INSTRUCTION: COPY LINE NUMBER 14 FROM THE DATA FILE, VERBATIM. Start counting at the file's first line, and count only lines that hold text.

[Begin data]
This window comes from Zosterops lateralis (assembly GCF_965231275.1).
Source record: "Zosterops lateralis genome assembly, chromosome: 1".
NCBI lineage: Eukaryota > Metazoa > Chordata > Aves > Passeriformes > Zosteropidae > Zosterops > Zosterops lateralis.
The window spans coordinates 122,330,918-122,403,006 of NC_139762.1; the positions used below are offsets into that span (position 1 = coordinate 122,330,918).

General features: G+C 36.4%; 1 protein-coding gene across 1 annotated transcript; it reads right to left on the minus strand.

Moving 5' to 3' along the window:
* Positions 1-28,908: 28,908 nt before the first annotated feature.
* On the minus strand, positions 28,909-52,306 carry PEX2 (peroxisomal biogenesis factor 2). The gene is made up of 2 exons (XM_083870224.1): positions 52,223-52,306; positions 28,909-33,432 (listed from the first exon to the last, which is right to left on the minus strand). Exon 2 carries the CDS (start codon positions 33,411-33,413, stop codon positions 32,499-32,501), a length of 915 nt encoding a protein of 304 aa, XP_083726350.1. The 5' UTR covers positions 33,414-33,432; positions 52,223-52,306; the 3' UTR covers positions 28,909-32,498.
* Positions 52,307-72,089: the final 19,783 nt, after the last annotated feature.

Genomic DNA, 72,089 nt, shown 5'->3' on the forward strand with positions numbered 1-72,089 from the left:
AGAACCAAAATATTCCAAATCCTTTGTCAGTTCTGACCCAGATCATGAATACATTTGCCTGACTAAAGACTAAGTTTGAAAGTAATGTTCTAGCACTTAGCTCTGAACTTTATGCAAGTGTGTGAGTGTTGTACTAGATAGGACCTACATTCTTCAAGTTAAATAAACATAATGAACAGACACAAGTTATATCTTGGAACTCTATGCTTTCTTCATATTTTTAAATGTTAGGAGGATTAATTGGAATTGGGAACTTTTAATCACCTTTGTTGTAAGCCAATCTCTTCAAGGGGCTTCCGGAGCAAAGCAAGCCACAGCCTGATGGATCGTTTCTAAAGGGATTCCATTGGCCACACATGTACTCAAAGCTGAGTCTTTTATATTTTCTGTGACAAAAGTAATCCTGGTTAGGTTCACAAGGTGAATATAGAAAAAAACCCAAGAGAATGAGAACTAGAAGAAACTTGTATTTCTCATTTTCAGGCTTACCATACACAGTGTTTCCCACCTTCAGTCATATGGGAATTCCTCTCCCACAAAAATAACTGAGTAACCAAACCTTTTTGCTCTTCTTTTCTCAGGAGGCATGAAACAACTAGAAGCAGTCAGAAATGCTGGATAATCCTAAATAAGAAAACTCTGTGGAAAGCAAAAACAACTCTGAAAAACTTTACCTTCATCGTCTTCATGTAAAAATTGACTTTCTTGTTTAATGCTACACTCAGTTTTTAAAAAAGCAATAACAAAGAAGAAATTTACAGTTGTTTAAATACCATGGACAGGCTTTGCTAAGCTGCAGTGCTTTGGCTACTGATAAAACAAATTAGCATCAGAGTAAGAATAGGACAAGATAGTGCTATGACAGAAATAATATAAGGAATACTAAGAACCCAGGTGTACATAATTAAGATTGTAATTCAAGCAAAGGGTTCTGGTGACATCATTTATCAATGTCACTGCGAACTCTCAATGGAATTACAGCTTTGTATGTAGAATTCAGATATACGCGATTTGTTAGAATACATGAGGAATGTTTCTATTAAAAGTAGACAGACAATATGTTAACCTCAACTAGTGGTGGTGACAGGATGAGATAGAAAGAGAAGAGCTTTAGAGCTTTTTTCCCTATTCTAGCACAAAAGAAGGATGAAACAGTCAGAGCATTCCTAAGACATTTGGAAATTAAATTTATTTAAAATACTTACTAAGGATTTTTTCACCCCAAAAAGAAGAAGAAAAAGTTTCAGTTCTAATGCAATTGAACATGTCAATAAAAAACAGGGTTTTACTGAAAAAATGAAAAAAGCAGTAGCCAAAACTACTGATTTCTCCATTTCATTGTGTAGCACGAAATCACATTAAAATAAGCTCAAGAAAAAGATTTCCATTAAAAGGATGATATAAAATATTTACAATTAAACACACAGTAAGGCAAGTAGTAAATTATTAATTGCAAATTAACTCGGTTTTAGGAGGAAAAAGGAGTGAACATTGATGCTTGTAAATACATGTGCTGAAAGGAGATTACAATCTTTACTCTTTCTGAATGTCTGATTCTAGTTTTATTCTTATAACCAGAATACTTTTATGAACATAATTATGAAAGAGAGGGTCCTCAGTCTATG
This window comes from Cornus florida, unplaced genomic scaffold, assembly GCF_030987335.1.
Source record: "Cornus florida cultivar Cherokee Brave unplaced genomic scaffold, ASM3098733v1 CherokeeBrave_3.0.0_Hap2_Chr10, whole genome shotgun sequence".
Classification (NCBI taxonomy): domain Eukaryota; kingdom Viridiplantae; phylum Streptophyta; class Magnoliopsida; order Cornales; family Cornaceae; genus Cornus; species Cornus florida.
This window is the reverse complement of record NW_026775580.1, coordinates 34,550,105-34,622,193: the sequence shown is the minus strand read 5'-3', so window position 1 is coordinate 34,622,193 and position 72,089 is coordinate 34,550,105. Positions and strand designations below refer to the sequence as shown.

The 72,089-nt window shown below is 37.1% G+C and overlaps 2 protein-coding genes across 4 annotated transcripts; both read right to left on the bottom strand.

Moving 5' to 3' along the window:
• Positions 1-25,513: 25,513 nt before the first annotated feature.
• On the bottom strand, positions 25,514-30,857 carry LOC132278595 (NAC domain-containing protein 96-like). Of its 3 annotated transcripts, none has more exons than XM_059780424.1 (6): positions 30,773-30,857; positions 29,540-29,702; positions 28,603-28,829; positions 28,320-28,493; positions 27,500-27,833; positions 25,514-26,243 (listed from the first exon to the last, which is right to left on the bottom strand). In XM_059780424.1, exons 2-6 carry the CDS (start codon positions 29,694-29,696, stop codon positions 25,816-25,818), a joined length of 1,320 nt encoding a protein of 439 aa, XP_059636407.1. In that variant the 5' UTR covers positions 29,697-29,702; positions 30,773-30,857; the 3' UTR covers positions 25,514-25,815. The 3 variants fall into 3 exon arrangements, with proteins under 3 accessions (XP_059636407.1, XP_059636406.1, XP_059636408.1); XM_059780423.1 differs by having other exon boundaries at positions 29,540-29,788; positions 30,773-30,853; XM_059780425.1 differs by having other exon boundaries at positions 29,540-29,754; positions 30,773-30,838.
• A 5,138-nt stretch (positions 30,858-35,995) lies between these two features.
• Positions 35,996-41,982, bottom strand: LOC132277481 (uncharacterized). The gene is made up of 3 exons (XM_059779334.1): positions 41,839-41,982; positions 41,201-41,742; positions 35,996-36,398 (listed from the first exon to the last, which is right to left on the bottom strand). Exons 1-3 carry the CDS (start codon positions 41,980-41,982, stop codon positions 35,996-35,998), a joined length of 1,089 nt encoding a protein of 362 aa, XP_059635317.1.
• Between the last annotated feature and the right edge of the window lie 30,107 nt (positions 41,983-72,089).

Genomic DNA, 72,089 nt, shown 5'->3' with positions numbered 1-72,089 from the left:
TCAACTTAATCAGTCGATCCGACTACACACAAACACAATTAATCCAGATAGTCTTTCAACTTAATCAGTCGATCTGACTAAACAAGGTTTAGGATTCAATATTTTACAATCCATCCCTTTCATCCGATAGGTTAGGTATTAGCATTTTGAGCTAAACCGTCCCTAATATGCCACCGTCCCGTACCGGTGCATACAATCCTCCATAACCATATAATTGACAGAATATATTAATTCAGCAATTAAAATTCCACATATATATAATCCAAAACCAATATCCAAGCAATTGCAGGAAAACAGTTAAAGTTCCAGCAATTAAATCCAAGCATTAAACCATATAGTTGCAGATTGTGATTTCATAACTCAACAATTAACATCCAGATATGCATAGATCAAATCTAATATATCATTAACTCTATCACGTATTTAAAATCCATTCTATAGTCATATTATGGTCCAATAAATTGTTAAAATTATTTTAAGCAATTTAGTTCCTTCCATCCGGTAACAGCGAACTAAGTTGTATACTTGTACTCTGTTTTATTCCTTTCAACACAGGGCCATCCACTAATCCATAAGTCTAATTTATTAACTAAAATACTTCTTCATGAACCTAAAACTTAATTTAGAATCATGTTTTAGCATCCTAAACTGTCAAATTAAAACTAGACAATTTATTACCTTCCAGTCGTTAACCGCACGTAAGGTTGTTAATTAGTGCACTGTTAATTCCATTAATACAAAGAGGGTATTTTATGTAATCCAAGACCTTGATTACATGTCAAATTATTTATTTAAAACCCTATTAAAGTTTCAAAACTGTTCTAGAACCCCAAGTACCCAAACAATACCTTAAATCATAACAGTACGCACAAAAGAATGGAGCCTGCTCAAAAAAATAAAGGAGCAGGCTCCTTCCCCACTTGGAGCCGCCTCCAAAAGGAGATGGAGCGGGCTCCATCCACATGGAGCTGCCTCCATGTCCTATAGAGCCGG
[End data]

Classification (NCBI taxonomy): domain Eukaryota; kingdom Viridiplantae; phylum Streptophyta; class Magnoliopsida; order Cornales; family Cornaceae; genus Cornus; species Cornus florida.